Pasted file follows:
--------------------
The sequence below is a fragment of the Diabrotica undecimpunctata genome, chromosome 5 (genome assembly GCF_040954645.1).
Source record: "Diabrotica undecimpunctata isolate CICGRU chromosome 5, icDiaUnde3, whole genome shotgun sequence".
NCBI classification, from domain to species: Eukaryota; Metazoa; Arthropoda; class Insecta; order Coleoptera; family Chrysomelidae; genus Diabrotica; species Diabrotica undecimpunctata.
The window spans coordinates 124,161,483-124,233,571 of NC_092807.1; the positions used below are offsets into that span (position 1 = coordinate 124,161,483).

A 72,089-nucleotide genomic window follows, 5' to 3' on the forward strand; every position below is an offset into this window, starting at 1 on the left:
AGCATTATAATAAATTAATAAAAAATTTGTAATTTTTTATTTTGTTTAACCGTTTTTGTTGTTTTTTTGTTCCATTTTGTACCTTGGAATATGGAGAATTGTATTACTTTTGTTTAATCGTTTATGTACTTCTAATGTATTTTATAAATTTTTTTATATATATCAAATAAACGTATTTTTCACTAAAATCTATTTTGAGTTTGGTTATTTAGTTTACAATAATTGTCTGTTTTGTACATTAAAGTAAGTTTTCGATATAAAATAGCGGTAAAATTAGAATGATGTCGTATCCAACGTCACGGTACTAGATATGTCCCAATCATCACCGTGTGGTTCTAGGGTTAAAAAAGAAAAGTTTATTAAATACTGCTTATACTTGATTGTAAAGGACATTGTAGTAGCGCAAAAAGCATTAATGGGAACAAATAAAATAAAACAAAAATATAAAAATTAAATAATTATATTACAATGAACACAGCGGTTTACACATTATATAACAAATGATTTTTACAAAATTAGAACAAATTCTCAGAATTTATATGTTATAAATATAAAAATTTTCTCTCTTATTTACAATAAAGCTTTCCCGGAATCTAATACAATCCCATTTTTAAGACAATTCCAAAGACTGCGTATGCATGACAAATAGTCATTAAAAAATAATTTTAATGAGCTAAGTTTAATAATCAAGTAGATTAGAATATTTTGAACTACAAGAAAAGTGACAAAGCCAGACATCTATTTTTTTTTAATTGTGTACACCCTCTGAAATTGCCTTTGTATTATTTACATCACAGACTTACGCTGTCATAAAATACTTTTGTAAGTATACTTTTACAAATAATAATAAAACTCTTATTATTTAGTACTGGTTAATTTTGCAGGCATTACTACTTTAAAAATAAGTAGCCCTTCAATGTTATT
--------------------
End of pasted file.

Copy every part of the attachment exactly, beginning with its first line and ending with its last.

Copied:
The sequence below is a fragment of the Diabrotica undecimpunctata genome, chromosome 5 (genome assembly GCF_040954645.1).
Source record: "Diabrotica undecimpunctata isolate CICGRU chromosome 5, icDiaUnde3, whole genome shotgun sequence".
NCBI classification, from domain to species: Eukaryota; Metazoa; Arthropoda; class Insecta; order Coleoptera; family Chrysomelidae; genus Diabrotica; species Diabrotica undecimpunctata.
The window spans coordinates 124,161,483-124,233,571 of NC_092807.1; the positions used below are offsets into that span (position 1 = coordinate 124,161,483).

A 72,089-nucleotide genomic window follows, 5' to 3' on the forward strand; every position below is an offset into this window, starting at 1 on the left:
AGCATTATAATAAATTAATAAAAAATTTGTAATTTTTTATTTTGTTTAACCGTTTTTGTTGTTTTTTTGTTCCATTTTGTACCTTGGAATATGGAGAATTGTATTACTTTTGTTTAATCGTTTATGTACTTCTAATGTATTTTATAAATTTTTTTATATATATCAAATAAACGTATTTTTCACTAAAATCTATTTTGAGTTTGGTTATTTAGTTTACAATAATTGTCTGTTTTGTACATTAAAGTAAGTTTTCGATATAAAATAGCGGTAAAATTAGAATGATGTCGTATCCAACGTCACGGTACTAGATATGTCCCAATCATCACCGTGTGGTTCTAGGGTTAAAAAAGAAAAGTTTATTAAATACTGCTTATACTTGATTGTAAAGGACATTGTAGTAGCGCAAAAAGCATTAATGGGAACAAATAAAATAAAACAAAAATATAAAAATTAAATAATTATATTACAATGAACACAGCGGTTTACACATTATATAACAAATGATTTTTACAAAATTAGAACAAATTCTCAGAATTTATATGTTATAAATATAAAAATTTTCTCTCTTATTTACAATAAAGCTTTCCCGGAATCTAATACAATCCCATTTTTAAGACAATTCCAAAGACTGCGTATGCATGACAAATAGTCATTAAAAAATAATTTTAATGAGCTAAGTTTAATAATCAAGTAGATTAGAATATTTTGAACTACAAGAAAAGTGACAAAGCCAGACATCTATTTTTTTTTAATTGTGTACACCCTCTGAAATTGCCTTTGTATTATTTACATCACAGACTTACGCTGTCATAAAATACTTTTGTAAGTATACTTTTACAAATAATAATAAAACTCTTATTATTTAGTACTGGTTAATTTTGCAGGCATTACTACTTTAAAAATAAGTAGCCCTTCAATGTTATT